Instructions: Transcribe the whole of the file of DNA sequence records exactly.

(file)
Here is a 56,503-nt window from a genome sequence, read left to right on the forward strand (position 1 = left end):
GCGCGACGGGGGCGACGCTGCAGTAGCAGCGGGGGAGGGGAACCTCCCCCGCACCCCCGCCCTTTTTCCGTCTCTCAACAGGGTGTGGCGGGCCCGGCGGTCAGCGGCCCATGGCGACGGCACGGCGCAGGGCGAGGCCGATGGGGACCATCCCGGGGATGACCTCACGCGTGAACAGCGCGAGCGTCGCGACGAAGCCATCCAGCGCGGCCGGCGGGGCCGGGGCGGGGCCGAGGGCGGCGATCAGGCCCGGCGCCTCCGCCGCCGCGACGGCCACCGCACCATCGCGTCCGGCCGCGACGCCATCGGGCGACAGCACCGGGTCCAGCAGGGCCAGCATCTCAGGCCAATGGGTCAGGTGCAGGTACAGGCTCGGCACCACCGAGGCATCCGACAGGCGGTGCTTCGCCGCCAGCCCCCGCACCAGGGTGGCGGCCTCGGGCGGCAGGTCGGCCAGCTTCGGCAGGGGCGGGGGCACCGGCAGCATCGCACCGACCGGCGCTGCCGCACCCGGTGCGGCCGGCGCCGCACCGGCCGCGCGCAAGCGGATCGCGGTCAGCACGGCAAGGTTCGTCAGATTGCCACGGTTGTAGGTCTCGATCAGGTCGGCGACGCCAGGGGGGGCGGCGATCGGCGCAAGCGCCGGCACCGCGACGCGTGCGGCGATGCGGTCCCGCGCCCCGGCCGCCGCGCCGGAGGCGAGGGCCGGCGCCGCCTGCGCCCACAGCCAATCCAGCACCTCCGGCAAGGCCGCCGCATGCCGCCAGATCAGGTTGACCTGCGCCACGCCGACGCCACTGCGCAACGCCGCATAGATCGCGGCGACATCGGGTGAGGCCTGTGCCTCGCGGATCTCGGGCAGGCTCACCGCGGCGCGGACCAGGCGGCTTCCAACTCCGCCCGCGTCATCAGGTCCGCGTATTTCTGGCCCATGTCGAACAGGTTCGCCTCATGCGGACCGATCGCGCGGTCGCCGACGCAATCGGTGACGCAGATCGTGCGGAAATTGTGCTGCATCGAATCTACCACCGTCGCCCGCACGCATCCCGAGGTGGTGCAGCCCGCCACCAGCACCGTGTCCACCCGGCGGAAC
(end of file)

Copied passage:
Here is a 56,503-nt window from a genome sequence, read left to right on the forward strand (position 1 = left end):
GCGCGACGGGGGCGACGCTGCAGTAGCAGCGGGGGAGGGGAACCTCCCCCGCACCCCCGCCCTTTTTCCGTCTCTCAACAGGGTGTGGCGGGCCCGGCGGTCAGCGGCCCATGGCGACGGCACGGCGCAGGGCGAGGCCGATGGGGACCATCCCGGGGATGACCTCACGCGTGAACAGCGCGAGCGTCGCGACGAAGCCATCCAGCGCGGCCGGCGGGGCCGGGGCGGGGCCGAGGGCGGCGATCAGGCCCGGCGCCTCCGCCGCCGCGACGGCCACCGCACCATCGCGTCCGGCCGCGACGCCATCGGGCGACAGCACCGGGTCCAGCAGGGCCAGCATCTCAGGCCAATGGGTCAGGTGCAGGTACAGGCTCGGCACCACCGAGGCATCCGACAGGCGGTGCTTCGCCGCCAGCCCCCGCACCAGGGTGGCGGCCTCGGGCGGCAGGTCGGCCAGCTTCGGCAGGGGCGGGGGCACCGGCAGCATCGCACCGACCGGCGCTGCCGCACCCGGTGCGGCCGGCGCCGCACCGGCCGCGCGCAAGCGGATCGCGGTCAGCACGGCAAGGTTCGTCAGATTGCCACGGTTGTAGGTCTCGATCAGGTCGGCGACGCCAGGGGGGGCGGCGATCGGCGCAAGCGCCGGCACCGCGACGCGTGCGGCGATGCGGTCCCGCGCCCCGGCCGCCGCGCCGGAGGCGAGGGCCGGCGCCGCCTGCGCCCACAGCCAATCCAGCACCTCCGGCAAGGCCGCCGCATGCCGCCAGATCAGGTTGACCTGCGCCACGCCGACGCCACTGCGCAACGCCGCATAGATCGCGGCGACATCGGGTGAGGCCTGTGCCTCGCGGATCTCGGGCAGGCTCACCGCGGCGCGGACCAGGCGGCTTCCAACTCCGCCCGCGTCATCAGGTCCGCGTATTTCTGGCCCATGTCGAACAGGTTCGCCTCATGCGGACCGATCGCGCGGTCGCCGACGCAATCGGTGACGCAGATCGTGCGGAAATTGTGCTGCATCGAATCTACCACCGTCGCCCGCACGCATCCCGAGGTGGTGCAGCCCGCCACCAGCACCGTGTCCACCCGGCGGAAC